Not so much a funny experience as a heart-warming one.
July 2006, Lake Panic. A lady with her two grandchildren pointing out different birds from the hide and reading about them from her bird book. The kids were totally captivated.
Feb 2007, Lake Panic. Same lady, on her own this time and I'm the only other person in the hide. She beckons me over, starts pointing out different birds from the hide and reading about them from her bird book. I was totally captivated.
And that, folks, is what Kruger is about.
We do not inherit the Earth from our ancestors, we borrow it from our children
Joined: Sat Dec 16, 2006 1:06 pm
Some years ago, the kids were still small, we stayed in a Safari tent in Skukuza. Early one evening, I was sitting outside at the fire when my unknown neighbour brought out a guitar and started to play, rather nicely too I must say. My two kids were pushing and shoving at each other inside the tent and I said "Stop it!" With that the guitar playing stopped and the neighbour dissapeared into his tent.
Joined: Sun Oct 07, 2007 1:41 pm
Location: Johannesburg - where they cut down trees and name streets after them.
O.k here goes! I'm now referring to our first visit to Kruger, many, many years ago!
We were watching game at Nshawu and there were plenty of game around. At the time we did not quite know what we were watching but tried to identify the animals best we could.
A huge bird came walking past the car. Completely intrigued with the bird my hubby turned to the guy in the rented car beside us asking him if he knew what it was. (Hubby is a short tempered boertjie, takes no nonsense from garden gnomes and sorts his problems on the spot, if you get what I mean!)
"Kori bustard" came the German reply. Before the brain could kick in to motion the body went into reaction. "What did you call me?!" was his reply. By that time his door was open and he was promptly making his way around the car. The poor German visitor leaped onto his wife's lap to avoid the oncoming interaction through his window holding the Sasol bird guide in front of his face with only one finger pointing towards a similar looking bird on the page.
The next stop was the shop a Lataba where I bought my own Sasol bird guide.
(Does anyone know a good divorce attorney - I think I'm going to need it!)
"Until one has loved an animal, a part of one's soul remains unawakened." ~ Anatole France
Joined: Sun Jan 20, 2008 2:52 pm
Location: Africa's Largest City
we were at Tshokwane in about 1997. It was paritcularly busy at the time. My Daughter was 7 at the time and had yet to learn tact . We were enjoying a peaceful breakfast when the Americans at the neighbouring table got up ready to leave, but had a huge problem They couldn't work out how to open the Baboon proof bins. The adults in our group were having a quiet chuckle when my child announced in a loud voice "the dustbins are not only Babboon proof, but Yank prrof as well" we were very embarresed, but the Amercians saw the funny side and asked her to teach them how to use it.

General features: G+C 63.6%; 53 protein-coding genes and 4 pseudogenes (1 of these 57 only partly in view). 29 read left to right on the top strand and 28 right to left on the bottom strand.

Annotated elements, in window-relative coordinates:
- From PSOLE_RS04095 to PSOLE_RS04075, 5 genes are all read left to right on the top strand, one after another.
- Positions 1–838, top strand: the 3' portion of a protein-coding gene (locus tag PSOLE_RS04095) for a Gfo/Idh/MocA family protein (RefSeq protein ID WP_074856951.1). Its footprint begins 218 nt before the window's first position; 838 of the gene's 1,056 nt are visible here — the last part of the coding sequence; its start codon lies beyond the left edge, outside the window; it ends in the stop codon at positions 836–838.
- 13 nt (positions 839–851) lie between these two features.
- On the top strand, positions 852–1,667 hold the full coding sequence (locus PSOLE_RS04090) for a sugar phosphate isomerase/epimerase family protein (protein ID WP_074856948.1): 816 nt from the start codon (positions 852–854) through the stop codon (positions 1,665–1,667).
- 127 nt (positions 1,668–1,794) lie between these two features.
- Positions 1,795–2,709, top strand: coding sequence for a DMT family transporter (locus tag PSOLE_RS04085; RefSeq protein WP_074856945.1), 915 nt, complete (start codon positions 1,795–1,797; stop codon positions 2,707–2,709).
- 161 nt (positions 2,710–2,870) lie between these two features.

"In the end we conserve only that which we love, we love only that which we understand, we understand only that which we are taught" (Baba Dioum, Senegalese Ecologist)
Award: Birder of the Year (2013)
Joined: Thu Dec 02, 2004 10:27 am
Location: Chasing down the rarities
Just after the cricket evening, I had put on a scream mask and waited behind Deville's bus for some ladies to pass by.
As I heard two unsuspecting women closing in I moved out in a haunched stance.
Face to face came no other than Brompou and Laine. I can't remember who exactly was in front and who was behind, but both of them screamed OMGG, jumped up and around in the air and spun a few seconds before pushing and shoving each other out of the way for safety.
Brompou ended up on the dirt in front of the bus in hysterical laughter/crying and Laine was still screaming somewhere in the dark with Felis screaming at her to calm down.
I did my one and only trail at Olifants as a schoolboy in 1993.
If one wanted to cross the river to the Northern side, the ranger put a silly wooden plank across a space between two huge rocks about 3m above the swirling stream below, where there WERE crocodiles, and one took a few steps to cross and carry on.
(I hope this system isn't still being used! )
I was carrying the back pack that morning, and as I started crossing the plank shifted and I lost balance.
Fortunately my school friend's dad grabbed me by the strap, and pulled me over!
The trails ranger also pretended that we had gotten lost on the evening walk, and asked us if anyone knew the way back to base Camp!
(We were just behind the hill separating us from camp, but still got there long after dark! )
To crown it all, the ranger put a Parabuthus scorpion into my empty coffee cup around the campfire the next evening, much to the delight of all present!
Trails were rough in those days, I guess!
(Surely I couldn't already have been so offensive!?)
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